A University of Worcester lecturer is giving a public talk about the significance of poison in crime fiction through the decades.
Dr Lucy Arnold, Senior Lecturer in English Literature, has joined forces with Dr Charley Barnes, lecturer in Creative and Professional Writing at the University of Wolverhampton, to deliver the talk, which is now sold out, on Friday October 21, at Worcester City Art Gallery and Museum.
They will be discussing how poison and its uses – particularly poison previously available legitimately from sources such as pharmacists – has been represented by writers.
“Our talk will explore the role poison plays in novels and why it is used so frequently,” said Dr Arnold. “For me, when poison is present in these texts, we are being asked to question how apparently innocuous objects, substances and habits might harbour risk and danger and how vulnerable we might be, even in the spaces we feel most at home. These substances might be in the home for a domestic purpose, but be seized on to commit a crime.”
Titled ‘Over the Counter: Poison, Pharmacy and Crime Fiction’, the talk will focus on the work of Golden Age detective novelists Dorothy L Sayers and Agatha Christie. The Golden Age refers to detective and fiction predominantly written in the 1920s and 30s, a period which gave rise to a specific kind of 'murder mystery' which shared a number of common characteristics. The lecture will consider cultural understanding of poison as a murder weapon and the ways it is bound up with science and rationality, but also gender and domesticity, all with reference to fiction and, in Dr Barnes’ case, writing practice.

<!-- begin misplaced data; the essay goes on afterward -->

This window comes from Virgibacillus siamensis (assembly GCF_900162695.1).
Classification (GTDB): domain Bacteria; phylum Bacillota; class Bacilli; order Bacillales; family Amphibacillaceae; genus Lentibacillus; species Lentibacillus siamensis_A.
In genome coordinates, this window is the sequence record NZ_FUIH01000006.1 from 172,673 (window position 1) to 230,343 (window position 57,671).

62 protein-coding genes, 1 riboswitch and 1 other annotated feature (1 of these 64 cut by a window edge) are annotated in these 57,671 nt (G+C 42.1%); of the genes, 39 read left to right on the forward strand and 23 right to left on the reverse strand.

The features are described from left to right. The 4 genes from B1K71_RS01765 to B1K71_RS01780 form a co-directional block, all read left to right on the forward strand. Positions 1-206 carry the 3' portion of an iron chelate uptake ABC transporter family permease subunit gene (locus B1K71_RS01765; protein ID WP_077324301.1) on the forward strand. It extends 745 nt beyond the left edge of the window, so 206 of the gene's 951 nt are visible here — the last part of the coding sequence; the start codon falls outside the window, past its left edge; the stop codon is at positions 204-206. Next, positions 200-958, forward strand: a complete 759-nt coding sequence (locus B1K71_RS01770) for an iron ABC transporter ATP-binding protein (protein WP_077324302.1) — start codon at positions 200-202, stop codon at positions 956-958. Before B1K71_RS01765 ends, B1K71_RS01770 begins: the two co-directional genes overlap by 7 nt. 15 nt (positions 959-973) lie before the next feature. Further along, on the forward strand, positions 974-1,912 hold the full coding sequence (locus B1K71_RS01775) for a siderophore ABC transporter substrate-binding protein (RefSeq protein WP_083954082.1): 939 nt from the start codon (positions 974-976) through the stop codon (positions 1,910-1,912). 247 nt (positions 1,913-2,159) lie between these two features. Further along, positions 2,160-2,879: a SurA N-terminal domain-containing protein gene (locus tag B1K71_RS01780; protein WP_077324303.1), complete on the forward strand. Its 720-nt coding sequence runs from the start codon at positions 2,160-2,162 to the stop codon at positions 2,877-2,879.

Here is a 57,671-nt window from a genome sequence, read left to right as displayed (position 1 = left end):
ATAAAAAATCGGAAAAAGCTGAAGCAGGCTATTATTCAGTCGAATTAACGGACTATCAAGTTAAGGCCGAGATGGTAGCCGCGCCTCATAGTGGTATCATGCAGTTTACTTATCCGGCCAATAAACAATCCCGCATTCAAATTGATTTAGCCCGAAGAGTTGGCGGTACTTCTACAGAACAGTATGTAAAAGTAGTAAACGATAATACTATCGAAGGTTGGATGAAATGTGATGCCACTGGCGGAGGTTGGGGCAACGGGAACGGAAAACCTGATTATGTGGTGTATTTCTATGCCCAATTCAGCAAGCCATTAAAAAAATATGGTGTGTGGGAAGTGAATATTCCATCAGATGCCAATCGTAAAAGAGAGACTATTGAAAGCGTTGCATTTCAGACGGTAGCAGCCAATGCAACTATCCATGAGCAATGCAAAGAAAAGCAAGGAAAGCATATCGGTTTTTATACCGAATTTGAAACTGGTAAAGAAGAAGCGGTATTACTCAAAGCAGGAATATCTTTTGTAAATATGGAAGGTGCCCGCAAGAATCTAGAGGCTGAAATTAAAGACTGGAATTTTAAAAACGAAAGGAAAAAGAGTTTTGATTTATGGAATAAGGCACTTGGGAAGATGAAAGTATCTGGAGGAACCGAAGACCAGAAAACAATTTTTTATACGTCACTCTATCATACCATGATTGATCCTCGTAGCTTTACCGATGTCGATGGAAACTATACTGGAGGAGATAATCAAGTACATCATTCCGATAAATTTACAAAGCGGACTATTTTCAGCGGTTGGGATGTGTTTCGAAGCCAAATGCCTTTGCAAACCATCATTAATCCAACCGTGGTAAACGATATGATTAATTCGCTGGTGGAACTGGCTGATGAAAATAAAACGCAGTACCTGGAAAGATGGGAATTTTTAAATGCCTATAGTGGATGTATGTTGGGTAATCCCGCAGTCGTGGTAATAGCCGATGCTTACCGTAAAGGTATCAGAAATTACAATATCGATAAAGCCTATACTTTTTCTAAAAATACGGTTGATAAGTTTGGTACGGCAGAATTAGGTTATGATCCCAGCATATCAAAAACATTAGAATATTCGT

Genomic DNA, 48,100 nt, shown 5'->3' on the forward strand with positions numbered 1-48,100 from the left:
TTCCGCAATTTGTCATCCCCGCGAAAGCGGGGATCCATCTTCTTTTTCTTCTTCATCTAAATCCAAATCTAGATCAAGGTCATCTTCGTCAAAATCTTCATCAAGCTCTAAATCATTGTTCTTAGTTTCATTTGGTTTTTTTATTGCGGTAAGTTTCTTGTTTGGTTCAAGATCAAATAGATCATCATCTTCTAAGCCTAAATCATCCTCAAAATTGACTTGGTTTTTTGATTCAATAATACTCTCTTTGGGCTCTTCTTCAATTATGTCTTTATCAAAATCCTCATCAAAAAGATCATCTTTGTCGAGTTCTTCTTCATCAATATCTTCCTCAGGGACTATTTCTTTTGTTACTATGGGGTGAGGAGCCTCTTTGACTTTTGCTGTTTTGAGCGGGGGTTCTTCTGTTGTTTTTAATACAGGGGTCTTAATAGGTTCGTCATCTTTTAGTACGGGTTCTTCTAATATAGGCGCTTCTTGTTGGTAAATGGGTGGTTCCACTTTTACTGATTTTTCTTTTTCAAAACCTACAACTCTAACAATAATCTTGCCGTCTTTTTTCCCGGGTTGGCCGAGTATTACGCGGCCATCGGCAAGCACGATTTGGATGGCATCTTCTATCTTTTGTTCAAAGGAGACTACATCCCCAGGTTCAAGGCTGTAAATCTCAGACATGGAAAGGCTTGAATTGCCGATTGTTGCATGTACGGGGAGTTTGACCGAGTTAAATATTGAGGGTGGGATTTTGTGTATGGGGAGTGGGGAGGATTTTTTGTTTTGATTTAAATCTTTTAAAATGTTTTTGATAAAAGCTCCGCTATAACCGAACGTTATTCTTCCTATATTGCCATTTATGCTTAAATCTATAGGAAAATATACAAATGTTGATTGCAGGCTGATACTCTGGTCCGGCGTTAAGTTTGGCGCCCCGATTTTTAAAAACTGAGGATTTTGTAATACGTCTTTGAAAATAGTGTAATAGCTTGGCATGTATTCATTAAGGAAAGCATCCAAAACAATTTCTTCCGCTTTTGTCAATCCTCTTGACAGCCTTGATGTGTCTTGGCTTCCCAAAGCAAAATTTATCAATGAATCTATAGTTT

Dr Arnold explains that she took inspiration from the Museum’s recreated chemist shop exhibit. “It is a space which is at once familiar and a little sinister, intriguing and perplexing,” she said. “It got us thinking about how the substances which used to be procurable 'over the counter' were both highly domestic and potentially deadly. This description could just as easily be applied to the crime fiction we both have an interest in, as scholars, writers and readers.”
Dr Arnold predominantly specialises in contemporary fiction, and narratives of haunting, so this foray into Golden Age detective fiction is a new direction. As well as being an academic, Dr Barnes is an established writer in prose and poetry, with a particular specialism in the crime and thriller genre. Her most recent novel, Safe Word was published last month.
Worcester City Art Gallery and Museum’s recreated chemist shop which will be open after hours for attendees to explore during the evening.
To book a free ticket to the talk visit the website: https://www.museumsworcestershire.org.uk/events/poison/.